Positive relationships with food are very important, and have their foundation in early childhood eating experiences. Eating disorders and body image issues have increased in the last few years, with research showing that children as young as three years old are aware of using dieting and exercise as a way of controlling body weight. Taste preferences also develop in childhood, so children learn to gravitate towards the types of food that they became accustomed to in childhood. In a webinar, dietitian Gabrielle Orr describes some strategies and approaches for supporting children to listen to their bodies and develop positive attitudes towards food.
While the parent or early childhood setting provides the food, children should be empowered to decide what they eat. This is the ‘Division of Responsibility’ feeding framework for healthy feeding practices, developed by Ellyn Satter, a dietitian and feeding specialist, which is easily remembered as ‘adults provide, children decide’. Adults determine when, what, and where a child eats, and the child decides how much they eat and whether they want to eat anything at all.
Meal-time environments should be very relaxed and social, with conversations that are positive and enjoyable, and not focused on food and eating. This helps to take the pressure off eating. Seats should be comfortable, and children should have cutlery and implements that are appropriate and that they know how to use. Stressful environments for eating can cause a rise in adrenaline, which has an inverse relationship with hunger, while mealtimes that are fun and enjoyable enable children to better tune into their hunger cues. If children are encouraged to self-serve, it helps them to learn about how much they need and like to eat. There are also opportunities for children to learn about sharing when they self-serve, such as learning to leave enough for others.
An expectation to come together for a mealtime can support children’s eating habits. This is particularly useful for children who don’t eat because they don’t want to stop playing. All children then have the opportunity to eat, but can also participate in social conversation without eating. It is recommended that mealtimes are limited to align with children’s attention span (around 20 minutes). Structure and routine are helpful for teaching children how to regulate and respond to hunger cues, so progressive mealtimes (in which lunch is available over a given time period and children can choose when to come) are not as helpful for developing hunger regulation skills as structured, or non-progressive mealtimes, when children come to the table as a group at a certain time and for a certain amount of time. Snacking throughout the day can also be detrimental to children developing an understanding of hunger and fullness.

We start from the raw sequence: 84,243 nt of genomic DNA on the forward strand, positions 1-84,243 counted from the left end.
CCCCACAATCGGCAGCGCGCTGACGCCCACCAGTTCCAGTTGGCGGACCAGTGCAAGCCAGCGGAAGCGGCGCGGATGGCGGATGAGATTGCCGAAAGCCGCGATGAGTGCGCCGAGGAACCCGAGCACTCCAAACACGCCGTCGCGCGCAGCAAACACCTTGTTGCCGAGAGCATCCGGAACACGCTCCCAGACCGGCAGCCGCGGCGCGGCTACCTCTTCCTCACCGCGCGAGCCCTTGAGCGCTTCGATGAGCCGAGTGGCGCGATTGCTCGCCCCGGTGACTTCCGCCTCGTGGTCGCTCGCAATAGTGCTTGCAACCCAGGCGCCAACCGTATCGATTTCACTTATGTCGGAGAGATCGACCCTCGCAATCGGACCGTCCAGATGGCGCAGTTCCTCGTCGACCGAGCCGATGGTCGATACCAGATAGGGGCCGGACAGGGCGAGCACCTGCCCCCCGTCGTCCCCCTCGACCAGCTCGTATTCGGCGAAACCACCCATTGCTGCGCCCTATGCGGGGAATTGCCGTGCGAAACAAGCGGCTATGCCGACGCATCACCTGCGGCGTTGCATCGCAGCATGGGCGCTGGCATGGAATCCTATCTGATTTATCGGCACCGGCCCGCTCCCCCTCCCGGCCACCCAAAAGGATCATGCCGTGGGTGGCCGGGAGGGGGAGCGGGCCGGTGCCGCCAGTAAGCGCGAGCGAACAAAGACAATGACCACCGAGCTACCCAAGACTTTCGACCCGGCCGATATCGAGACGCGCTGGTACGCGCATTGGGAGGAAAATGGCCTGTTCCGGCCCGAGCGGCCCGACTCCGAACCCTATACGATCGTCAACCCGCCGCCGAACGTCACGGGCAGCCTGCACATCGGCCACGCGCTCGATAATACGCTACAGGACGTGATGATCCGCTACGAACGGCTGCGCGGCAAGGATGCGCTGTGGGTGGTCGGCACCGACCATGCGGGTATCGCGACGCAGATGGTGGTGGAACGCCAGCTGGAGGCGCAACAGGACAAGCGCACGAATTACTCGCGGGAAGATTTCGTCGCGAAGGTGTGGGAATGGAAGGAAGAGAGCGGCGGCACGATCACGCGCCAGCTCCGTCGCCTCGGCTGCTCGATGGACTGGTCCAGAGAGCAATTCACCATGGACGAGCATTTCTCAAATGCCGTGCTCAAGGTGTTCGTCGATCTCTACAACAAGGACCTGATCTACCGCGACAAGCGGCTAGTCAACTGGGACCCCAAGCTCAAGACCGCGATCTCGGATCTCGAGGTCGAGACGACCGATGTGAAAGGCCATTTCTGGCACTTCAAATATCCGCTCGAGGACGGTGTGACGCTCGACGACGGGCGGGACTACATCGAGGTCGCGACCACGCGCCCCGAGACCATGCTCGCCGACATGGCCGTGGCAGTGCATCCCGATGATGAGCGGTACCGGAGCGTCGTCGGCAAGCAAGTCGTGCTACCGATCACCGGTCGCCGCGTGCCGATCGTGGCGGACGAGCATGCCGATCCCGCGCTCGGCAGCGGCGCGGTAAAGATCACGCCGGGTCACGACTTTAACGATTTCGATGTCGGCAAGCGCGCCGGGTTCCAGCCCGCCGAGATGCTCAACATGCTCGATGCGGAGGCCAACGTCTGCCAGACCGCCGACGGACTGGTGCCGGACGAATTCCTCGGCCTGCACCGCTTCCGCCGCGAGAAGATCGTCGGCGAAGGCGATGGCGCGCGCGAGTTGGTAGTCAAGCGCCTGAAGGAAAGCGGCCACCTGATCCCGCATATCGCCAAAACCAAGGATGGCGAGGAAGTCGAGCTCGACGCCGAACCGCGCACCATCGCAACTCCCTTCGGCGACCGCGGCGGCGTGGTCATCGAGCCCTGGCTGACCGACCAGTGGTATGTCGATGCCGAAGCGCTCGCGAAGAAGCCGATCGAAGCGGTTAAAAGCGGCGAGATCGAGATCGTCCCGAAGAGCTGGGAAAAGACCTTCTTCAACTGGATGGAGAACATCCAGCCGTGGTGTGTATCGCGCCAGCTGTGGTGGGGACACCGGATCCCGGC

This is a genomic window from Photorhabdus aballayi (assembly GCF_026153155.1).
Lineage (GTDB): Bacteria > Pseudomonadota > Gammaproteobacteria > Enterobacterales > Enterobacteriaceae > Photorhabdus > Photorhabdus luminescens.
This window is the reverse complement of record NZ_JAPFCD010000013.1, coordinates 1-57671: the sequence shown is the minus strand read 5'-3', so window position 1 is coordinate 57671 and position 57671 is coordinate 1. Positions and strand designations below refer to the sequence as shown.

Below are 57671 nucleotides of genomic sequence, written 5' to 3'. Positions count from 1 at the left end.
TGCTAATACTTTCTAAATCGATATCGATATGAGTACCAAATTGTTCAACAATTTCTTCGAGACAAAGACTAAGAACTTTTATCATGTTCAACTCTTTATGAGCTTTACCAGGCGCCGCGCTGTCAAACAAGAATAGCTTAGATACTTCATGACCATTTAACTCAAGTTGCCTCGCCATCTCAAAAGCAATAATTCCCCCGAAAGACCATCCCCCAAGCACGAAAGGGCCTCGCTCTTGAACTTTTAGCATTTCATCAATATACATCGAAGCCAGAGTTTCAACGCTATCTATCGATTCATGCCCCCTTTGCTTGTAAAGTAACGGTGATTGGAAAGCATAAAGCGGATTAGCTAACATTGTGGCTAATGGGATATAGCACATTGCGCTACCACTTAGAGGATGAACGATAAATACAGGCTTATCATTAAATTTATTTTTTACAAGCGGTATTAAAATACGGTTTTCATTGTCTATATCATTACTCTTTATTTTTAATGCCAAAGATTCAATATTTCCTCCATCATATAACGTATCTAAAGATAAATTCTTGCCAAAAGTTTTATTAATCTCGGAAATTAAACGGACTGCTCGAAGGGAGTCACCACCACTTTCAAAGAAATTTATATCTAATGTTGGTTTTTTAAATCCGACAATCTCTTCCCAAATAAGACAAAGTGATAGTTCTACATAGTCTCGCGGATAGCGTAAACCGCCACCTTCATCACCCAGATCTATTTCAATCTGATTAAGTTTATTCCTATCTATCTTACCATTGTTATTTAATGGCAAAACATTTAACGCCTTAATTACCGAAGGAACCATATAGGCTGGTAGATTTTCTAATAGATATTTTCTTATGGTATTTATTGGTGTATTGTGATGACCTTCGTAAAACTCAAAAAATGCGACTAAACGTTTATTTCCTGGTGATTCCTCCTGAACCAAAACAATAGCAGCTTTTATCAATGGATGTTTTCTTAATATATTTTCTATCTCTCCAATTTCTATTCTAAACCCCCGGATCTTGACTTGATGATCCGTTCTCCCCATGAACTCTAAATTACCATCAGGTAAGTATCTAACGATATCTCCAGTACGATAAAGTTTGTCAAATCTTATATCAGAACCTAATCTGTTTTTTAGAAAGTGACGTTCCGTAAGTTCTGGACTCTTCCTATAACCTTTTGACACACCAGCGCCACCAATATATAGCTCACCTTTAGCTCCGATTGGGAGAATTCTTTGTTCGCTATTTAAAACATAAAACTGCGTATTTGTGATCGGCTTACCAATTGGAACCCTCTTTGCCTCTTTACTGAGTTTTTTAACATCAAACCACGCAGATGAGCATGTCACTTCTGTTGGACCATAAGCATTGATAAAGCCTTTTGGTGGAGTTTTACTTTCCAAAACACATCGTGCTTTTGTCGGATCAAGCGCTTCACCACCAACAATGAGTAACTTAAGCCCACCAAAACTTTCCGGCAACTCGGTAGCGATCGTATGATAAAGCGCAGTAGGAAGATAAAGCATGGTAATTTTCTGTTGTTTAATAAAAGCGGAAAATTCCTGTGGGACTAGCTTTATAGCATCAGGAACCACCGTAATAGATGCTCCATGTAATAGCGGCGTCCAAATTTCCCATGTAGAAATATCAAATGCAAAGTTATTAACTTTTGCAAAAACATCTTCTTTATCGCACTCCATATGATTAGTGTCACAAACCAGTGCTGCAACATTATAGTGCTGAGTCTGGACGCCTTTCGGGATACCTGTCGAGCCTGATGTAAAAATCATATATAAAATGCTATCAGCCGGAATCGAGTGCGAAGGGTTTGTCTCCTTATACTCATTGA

Children need develop body trust for a healthier relationship with food. At birth, children have the ability to regulate their own hunger, and so it is important that food environments in early childhood support children to trust their intuitive relationships with their bodies and to continue to regulate their own hunger and feeding choices. When children are pushed to eat past their hunger cues, they start to lose the ability to recognise when they are full and when they are hungry. Children are competent at knowing how much they need to eat for their growth, learning, and play. They may eat more at some meals and on some days than others, and this is not a cause for concern provided the amount they eat over a week is sufficient for their nutritional needs. Teachers should not pressure children to eat any more food than they want to, or tell them they have had enough (and the desire to do so may be a worthy area of reflection for teachers). If teachers are concerned that children cannot self-regulate their food consumption, they can support them to check in with their own hunger and fullness with questions about how their stomach is feeling, and using concepts such as the tummies filling up like balloons. Except in cases of persistent undereating, adults can allow children to explore their body’s requirements for food and to eat at their own pace without worry.